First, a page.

Regis has suffered badly from fires on several occasions, the
worst ones being in 1633, 1717 and 1788. Until the beginning of
this century almost all the cottages in the village were thatched,
and as they were closely grouped, particularly in West Street,
the fire risk was high in the summer when the most serious fires
seem to have occurred. These fires, together with many more minor
and unrecorded ones have had a lasting effect on the appearance
of the village, and account for the lack of any really old buildings,
apart from the church, and for the gaps which are still apparent
between the cottages in West Street.
can read about each fire from the drop down menu below, or scroll
down the page...
wonderful and spectacular roof in Bere church was a replacement
after a terrible fire in 1486. When the church was restored in
1874/5 the architects found "calcined" remains at the
top of various walls where a severe fire had taken place. Cardinal
Morton, originally from the parish, is reputed to have funded
the new roof and other repairs.
is a report of a fire at Bere on 29th August 1633, when the village
"burned to the ground" and it was said that "£20,000
of corn was lost". Both those statements seem to have been
enormous exaggerations as when converted to today’s money
the £20,000 would now be £14m. The Fire was recorded
in the diary of William Whiteway of Dorchester. "1633,
Aug 29. This day the town of Bere Regis was burnt, the most part
of it to the ground, with great quantity of corn. The loss is
valued at 20,000 pounds. The country sent them about £500
speedily to relieve their present want. Dorchester sent them in
summer-time fire at Bere apparently began at the bakery and burned
"both sides of the street", although the precise extent
of the damage was not recorded for posterity. An
order of sessions passed that the town of Bere Regis, "Lately
consumed by fire," should receive £50 from the
county stock, the loss due to the fire being assessed at £7,000.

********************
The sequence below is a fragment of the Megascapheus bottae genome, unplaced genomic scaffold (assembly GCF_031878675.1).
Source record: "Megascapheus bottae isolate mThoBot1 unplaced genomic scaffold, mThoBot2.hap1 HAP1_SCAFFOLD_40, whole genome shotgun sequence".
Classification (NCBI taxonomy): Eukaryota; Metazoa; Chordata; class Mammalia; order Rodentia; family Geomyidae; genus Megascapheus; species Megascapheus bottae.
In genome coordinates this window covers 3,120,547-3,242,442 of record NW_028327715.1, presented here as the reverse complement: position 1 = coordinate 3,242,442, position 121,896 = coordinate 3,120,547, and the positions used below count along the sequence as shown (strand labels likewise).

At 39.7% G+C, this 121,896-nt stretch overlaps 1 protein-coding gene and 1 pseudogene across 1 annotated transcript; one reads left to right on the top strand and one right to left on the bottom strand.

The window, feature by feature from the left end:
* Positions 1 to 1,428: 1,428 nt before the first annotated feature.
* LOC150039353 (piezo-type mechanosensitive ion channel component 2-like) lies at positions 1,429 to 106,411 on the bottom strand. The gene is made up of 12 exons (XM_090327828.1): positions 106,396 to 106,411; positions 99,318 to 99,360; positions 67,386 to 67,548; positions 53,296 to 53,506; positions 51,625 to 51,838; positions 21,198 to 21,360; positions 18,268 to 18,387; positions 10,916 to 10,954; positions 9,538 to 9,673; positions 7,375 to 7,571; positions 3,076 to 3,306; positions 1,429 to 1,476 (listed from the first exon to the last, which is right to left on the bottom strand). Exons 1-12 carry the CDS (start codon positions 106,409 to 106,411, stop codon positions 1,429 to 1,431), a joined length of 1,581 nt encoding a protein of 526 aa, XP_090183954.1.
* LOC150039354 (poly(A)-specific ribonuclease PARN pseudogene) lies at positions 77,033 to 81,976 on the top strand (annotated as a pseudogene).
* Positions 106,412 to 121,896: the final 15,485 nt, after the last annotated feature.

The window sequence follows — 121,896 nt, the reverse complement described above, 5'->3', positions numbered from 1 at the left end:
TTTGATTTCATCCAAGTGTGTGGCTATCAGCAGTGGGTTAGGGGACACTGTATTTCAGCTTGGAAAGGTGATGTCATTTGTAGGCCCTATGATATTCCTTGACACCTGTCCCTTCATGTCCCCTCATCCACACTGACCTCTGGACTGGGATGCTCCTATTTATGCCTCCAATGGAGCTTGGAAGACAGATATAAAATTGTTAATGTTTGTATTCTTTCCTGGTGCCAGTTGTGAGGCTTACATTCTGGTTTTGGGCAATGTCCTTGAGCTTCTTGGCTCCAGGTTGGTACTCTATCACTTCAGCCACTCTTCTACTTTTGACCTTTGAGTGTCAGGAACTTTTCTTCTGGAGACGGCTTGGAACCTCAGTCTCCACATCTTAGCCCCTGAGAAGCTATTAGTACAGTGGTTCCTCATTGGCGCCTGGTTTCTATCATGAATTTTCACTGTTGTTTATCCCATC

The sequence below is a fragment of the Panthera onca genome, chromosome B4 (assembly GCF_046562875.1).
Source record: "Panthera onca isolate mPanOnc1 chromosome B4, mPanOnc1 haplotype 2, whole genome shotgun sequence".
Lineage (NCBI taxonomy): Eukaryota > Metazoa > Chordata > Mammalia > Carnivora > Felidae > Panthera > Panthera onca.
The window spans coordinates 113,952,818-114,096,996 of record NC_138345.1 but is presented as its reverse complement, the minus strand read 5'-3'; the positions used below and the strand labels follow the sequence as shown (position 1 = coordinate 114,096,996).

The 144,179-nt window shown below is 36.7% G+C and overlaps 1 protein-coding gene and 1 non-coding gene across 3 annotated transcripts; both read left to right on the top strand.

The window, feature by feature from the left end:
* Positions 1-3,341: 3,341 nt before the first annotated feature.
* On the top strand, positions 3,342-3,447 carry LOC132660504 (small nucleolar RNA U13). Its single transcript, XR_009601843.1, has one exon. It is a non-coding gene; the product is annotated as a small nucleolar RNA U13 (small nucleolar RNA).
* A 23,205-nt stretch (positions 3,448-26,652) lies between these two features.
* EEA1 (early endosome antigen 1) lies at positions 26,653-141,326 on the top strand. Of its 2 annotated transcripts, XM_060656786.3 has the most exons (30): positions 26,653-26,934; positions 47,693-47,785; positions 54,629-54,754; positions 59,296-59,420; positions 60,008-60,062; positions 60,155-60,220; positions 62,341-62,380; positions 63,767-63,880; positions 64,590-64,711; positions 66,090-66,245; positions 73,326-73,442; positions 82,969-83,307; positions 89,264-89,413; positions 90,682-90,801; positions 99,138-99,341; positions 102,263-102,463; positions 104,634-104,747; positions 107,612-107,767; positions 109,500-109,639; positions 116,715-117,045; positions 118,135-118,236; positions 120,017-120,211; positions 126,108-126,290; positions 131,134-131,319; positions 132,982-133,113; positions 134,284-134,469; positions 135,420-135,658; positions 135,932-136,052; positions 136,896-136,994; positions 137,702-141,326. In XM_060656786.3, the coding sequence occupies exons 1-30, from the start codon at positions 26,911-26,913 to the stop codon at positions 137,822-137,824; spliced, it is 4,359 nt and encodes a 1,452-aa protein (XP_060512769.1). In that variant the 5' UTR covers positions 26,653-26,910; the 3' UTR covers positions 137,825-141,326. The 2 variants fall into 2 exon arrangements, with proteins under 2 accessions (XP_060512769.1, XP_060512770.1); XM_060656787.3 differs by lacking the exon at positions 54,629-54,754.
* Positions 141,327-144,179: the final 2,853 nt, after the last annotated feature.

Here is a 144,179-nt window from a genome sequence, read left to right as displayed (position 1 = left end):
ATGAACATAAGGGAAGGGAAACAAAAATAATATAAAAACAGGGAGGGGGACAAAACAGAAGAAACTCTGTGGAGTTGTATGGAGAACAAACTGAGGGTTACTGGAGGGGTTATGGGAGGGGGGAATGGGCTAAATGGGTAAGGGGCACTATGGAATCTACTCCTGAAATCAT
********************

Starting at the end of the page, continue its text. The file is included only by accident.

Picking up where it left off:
A contemporary report also stated that, "there was a
fier in Bere Regis in 1634, that distressed the inhabitants so
that they sent a petishen to the King."
the height of the Civil Wars locally, parliamentary forces set
fire to John Turberville's Manor House at Court Green on 18 January
1644. It remained in a damaged state for some time, but the rebuilding
was completed in 1648 with a carved stone, now lost, commemorating
record of a fire that destroyed "14 houses" exists for
the year of 1717, probably in the summer months as was usual for
to the Gould Family Note Book, kept by family members living on
Woodbury Hill, there was a fire which "burned ten houses
on Woodbury Hill" in that year.
is a brief record of a fire at Bere on 21st June, which was described
became known as "the Great Fire of Bere" began at about
1230am on 4th June 1788 at a pub called The Crown situated between
what is now No.88 and No.89 West Street. The prevailing westerly
breeze carried the destruction to the vicarage and right into
the "heart of the village". Forty houses plus barns
and outbuildings were lost and huge efforts were made to prevent
the church going up too. The parish registers were not so fortunate,
being at the time in the Vicarage.
You can see a Map of the area of destruction below -
spite of the severity of the fire, only one death resulted from
it, that of a blind man. His name was James Pitney. His story
is an interesting one as his family seems to have been affected
by fires on several occassions. Thanks to Denise Thain (he was
her great, great, great, great, great, great Uncle) we can explain
is in the Bere Regis Burial Register for 5th June 1788 and annotated
beside his name it states that he was the ‘sole fatality
of the fire’. He was a widower as his wife Elizabeth
Pitney, nee Hurdell, had died in Bere Regis and was buried there
on the 31st August 1777. James Pitney was born in Yeovil and was